This has been amplified further by the recent statement of RBI Deputy Governor—“The Financial Stability Institute of the Bank for International Settlements identifies difficulties in regulating cryptos—such as the international nature of crypto transactions, absence of technological solutions to ensuring FATF’s ‘Travel Rule’, the problem of ‘unhosted wallets’, the fact that P2P transactions do not involve any entity subject to AML-CFT regulations, etc. Let us suppose India decides to regulate cryptocurrencies. How would it regulate and redress a case of mis-selling as it has no access to the ledger, nor to any audit trail? As it is not always possible to know of the persons who are the management for cryptocurrencies (e.g., Bitcoin), at whom would the regulatory action be directed?”
On the other hand, investor protection is always an important mandate of financial regulators. From regulatory perspective, crypto assets are currently seen with suspicion about its intent-of-existence, as well as being observed as overtly speculative asset, without any underlying value to it. With over 10,000 cryptocurrencies in global circulation, and most of them with high volatility of value and trading volumes, global regulators will need to boost their investor safeguard measures, until they either ban them or regulate them tightly.
However, if large investor base knowingly invests in cryptos and loses money (irrespective of how small those investments individually are), the regulator or government gets blamed for not doing enough!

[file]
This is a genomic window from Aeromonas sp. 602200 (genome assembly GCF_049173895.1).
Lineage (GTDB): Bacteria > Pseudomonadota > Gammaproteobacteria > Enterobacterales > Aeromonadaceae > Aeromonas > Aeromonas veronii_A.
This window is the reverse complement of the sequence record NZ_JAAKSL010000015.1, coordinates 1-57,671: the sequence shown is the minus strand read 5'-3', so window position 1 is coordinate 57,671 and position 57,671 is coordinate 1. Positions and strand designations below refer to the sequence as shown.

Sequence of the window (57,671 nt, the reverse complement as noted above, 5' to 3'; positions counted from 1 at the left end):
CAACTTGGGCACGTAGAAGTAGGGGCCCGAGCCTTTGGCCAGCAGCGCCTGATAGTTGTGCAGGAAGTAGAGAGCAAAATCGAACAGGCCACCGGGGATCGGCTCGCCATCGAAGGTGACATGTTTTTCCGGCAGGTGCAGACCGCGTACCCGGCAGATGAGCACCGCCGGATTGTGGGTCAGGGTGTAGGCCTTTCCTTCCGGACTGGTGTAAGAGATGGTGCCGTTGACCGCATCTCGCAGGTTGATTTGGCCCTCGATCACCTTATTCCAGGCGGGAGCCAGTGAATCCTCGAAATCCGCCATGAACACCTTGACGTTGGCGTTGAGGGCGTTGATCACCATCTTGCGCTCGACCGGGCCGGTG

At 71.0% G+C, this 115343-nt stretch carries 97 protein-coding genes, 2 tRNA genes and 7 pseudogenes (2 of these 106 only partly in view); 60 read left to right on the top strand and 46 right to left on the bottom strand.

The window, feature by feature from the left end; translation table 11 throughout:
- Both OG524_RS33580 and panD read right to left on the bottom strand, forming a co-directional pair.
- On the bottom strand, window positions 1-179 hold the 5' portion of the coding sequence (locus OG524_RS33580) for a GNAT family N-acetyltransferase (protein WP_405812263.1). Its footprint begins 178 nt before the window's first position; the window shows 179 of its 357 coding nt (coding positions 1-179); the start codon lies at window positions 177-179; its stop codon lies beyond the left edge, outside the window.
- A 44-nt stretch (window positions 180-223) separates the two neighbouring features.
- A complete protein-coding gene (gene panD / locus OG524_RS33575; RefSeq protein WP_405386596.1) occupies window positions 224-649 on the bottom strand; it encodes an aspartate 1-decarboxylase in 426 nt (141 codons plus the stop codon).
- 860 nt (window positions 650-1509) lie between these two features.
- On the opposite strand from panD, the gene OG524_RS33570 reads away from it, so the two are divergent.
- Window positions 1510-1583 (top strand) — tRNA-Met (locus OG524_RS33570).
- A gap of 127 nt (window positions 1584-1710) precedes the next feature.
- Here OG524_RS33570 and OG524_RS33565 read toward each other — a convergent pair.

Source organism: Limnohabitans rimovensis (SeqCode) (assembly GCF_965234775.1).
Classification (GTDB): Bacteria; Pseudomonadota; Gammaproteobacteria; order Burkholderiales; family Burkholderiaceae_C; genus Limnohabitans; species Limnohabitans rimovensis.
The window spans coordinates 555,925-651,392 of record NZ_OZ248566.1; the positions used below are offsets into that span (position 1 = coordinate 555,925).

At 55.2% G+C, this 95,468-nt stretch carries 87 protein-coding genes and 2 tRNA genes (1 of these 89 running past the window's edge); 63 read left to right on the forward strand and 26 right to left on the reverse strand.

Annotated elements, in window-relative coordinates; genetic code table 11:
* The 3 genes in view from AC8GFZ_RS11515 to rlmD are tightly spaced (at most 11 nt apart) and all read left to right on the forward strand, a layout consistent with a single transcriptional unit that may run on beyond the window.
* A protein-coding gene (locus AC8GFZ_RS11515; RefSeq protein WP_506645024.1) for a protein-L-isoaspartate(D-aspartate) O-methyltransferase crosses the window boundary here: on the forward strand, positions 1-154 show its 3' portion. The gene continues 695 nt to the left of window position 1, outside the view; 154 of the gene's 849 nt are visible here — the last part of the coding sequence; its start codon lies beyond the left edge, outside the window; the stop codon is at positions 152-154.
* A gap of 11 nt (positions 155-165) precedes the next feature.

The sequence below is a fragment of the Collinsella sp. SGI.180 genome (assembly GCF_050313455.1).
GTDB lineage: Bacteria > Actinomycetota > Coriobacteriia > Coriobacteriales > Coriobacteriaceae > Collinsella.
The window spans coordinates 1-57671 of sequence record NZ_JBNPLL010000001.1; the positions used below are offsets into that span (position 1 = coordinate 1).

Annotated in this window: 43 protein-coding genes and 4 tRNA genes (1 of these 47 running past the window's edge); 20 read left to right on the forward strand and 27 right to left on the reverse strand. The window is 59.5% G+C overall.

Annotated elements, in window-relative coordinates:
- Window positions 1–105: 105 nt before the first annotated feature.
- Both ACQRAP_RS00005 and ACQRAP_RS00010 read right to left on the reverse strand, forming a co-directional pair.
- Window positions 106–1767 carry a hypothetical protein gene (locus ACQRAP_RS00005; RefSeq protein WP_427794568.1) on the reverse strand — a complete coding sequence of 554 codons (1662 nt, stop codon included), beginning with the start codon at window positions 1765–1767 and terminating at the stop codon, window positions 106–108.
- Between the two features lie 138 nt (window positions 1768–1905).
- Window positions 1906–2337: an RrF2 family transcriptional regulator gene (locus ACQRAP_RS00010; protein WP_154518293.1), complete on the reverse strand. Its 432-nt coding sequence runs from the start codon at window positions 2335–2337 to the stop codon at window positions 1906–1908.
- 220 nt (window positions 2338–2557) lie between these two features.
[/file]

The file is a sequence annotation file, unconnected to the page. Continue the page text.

The official stand on digital assets has changed considerably over the recent times, from RBI’s warning to the public investing in crypto in December 2013, RBI prohibiting it’s regulated entities in dealing with virtual currencies (in April 2018), the Supreme Court of India overruling RBI’s April 2018 circular, to the upcoming bill for Parliamentary approval. “The Cryptocurrency and Regulation of Official Digital Currency Bill of 2021”, actually has missed its twists and turns in the Parliamentary debate, and instead is playing it out in the form of media statements and speeches, and undue public speculation.
With over 10,000 cryptocurrencies in global circulation, and most of them with high volatility of value and trading volumes, global regulators will need to boost their investor safeguard measures, until they either ban them or regulate them tightly.
Technically, there is neither a ban on the use of cryptocurrencies (or crypto assets) in India, nor a regulation that govern their actual usage. The crypto bill which has been touted for long, and yet is pending across multiple sessions of the Parliament, is expected to “create a facilitative framework for the creation of the official digital currency to be issued by the Reserve Bank of India”. This bill will also ban all private cryptocurrencies, except for allowing “for certain exceptions to promote the underlying technology of cryptocurrency and its uses”.
“Whatever the government does, we consult and have discussions with the Reserve Bank of India and therefore, we take calls. So, if we were to tax 30 percent and then also go and discuss GST and everything else, I would be tying RBI's hands if I hadn’t even talked with them…There is a level of partnering with each other that is happening,” Finance Minister Nirmala Sitharaman stated during a media conference. Prior to this, the RBI Governor had cautioned investors about cryptocurrencies by saying that the cryptos are a “threat to macroeconomic and financial stability”.